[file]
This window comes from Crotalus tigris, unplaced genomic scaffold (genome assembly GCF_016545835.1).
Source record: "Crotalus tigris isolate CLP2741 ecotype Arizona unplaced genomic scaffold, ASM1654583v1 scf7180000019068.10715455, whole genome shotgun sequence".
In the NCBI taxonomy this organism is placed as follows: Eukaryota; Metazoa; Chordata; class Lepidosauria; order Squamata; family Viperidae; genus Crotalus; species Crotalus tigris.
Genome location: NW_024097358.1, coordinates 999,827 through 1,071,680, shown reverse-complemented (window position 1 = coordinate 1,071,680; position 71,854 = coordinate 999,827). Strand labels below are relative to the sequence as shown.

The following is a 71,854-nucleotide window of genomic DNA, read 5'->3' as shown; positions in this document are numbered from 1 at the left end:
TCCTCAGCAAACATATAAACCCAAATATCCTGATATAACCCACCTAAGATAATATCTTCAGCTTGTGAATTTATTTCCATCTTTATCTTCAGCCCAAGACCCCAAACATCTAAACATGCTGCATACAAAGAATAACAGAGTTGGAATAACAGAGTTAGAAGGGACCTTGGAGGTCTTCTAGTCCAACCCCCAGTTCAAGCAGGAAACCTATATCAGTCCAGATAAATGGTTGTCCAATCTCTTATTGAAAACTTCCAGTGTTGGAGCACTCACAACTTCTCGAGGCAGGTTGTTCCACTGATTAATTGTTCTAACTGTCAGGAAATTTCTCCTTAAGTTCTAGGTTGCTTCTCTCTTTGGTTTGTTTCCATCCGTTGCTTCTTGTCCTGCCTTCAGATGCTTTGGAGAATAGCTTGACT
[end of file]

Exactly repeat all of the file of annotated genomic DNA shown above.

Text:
This window comes from Crotalus tigris, unplaced genomic scaffold (genome assembly GCF_016545835.1).
Source record: "Crotalus tigris isolate CLP2741 ecotype Arizona unplaced genomic scaffold, ASM1654583v1 scf7180000019068.10715455, whole genome shotgun sequence".
In the NCBI taxonomy this organism is placed as follows: Eukaryota; Metazoa; Chordata; class Lepidosauria; order Squamata; family Viperidae; genus Crotalus; species Crotalus tigris.
Genome location: NW_024097358.1, coordinates 999,827 through 1,071,680, shown reverse-complemented (window position 1 = coordinate 1,071,680; position 71,854 = coordinate 999,827). Strand labels below are relative to the sequence as shown.

The following is a 71,854-nucleotide window of genomic DNA, read 5'->3' as shown; positions in this document are numbered from 1 at the left end:
TCCTCAGCAAACATATAAACCCAAATATCCTGATATAACCCACCTAAGATAATATCTTCAGCTTGTGAATTTATTTCCATCTTTATCTTCAGCCCAAGACCCCAAACATCTAAACATGCTGCATACAAAGAATAACAGAGTTGGAATAACAGAGTTAGAAGGGACCTTGGAGGTCTTCTAGTCCAACCCCCAGTTCAAGCAGGAAACCTATATCAGTCCAGATAAATGGTTGTCCAATCTCTTATTGAAAACTTCCAGTGTTGGAGCACTCACAACTTCTCGAGGCAGGTTGTTCCACTGATTAATTGTTCTAACTGTCAGGAAATTTCTCCTTAAGTTCTAGGTTGCTTCTCTCTTTGGTTTGTTTCCATCCGTTGCTTCTTGTCCTGCCTTCAGATGCTTTGGAGAATAGCTTGACT